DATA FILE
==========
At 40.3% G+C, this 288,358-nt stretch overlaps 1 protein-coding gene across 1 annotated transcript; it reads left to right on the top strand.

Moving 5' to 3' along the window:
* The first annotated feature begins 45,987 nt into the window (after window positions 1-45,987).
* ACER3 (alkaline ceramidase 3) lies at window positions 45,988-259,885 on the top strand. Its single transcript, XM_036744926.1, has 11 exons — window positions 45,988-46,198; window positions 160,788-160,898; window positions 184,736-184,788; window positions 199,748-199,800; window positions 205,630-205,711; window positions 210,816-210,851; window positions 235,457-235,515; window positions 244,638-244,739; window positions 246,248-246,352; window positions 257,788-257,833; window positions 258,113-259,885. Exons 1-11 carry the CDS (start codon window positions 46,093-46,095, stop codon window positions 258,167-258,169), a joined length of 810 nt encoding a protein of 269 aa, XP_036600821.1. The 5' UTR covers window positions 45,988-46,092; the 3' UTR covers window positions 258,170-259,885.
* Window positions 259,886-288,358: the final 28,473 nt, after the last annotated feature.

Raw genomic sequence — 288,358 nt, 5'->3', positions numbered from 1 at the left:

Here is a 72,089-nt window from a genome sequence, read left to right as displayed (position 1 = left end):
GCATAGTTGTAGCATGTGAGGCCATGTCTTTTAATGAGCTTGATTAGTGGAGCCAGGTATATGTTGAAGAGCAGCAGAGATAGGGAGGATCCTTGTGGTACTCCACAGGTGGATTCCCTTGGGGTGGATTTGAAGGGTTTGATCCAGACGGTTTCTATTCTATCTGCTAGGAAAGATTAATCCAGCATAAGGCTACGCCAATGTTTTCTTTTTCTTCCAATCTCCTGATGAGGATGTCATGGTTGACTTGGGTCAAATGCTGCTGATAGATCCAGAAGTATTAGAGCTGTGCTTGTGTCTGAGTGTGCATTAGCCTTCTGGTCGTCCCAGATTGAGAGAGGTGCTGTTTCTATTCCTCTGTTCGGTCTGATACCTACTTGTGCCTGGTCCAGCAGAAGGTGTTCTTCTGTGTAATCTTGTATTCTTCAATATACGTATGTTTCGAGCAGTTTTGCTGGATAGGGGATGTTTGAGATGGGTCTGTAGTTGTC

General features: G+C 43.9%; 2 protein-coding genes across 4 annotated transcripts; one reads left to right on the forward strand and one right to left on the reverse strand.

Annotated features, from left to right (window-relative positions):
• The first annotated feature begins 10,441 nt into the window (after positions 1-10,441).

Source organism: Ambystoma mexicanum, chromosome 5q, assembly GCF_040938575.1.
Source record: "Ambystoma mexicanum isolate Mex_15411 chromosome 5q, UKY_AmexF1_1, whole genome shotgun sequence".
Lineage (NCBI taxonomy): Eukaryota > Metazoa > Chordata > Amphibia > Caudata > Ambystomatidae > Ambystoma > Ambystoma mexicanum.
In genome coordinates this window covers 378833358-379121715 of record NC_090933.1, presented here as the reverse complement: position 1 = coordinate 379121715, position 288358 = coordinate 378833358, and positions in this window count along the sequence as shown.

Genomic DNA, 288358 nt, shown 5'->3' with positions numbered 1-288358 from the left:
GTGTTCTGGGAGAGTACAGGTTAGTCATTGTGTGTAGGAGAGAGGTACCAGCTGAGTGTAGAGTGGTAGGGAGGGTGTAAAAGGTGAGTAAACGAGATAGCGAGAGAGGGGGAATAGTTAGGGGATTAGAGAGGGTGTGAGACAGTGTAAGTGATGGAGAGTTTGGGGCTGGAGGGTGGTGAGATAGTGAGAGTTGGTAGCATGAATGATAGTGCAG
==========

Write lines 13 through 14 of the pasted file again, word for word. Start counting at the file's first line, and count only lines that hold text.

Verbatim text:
Source record: "Ambystoma mexicanum isolate Mex_15411 chromosome 5q, UKY_AmexF1_1, whole genome shotgun sequence".
Lineage (NCBI taxonomy): Eukaryota > Metazoa > Chordata > Amphibia > Caudata > Ambystomatidae > Ambystoma > Ambystoma mexicanum.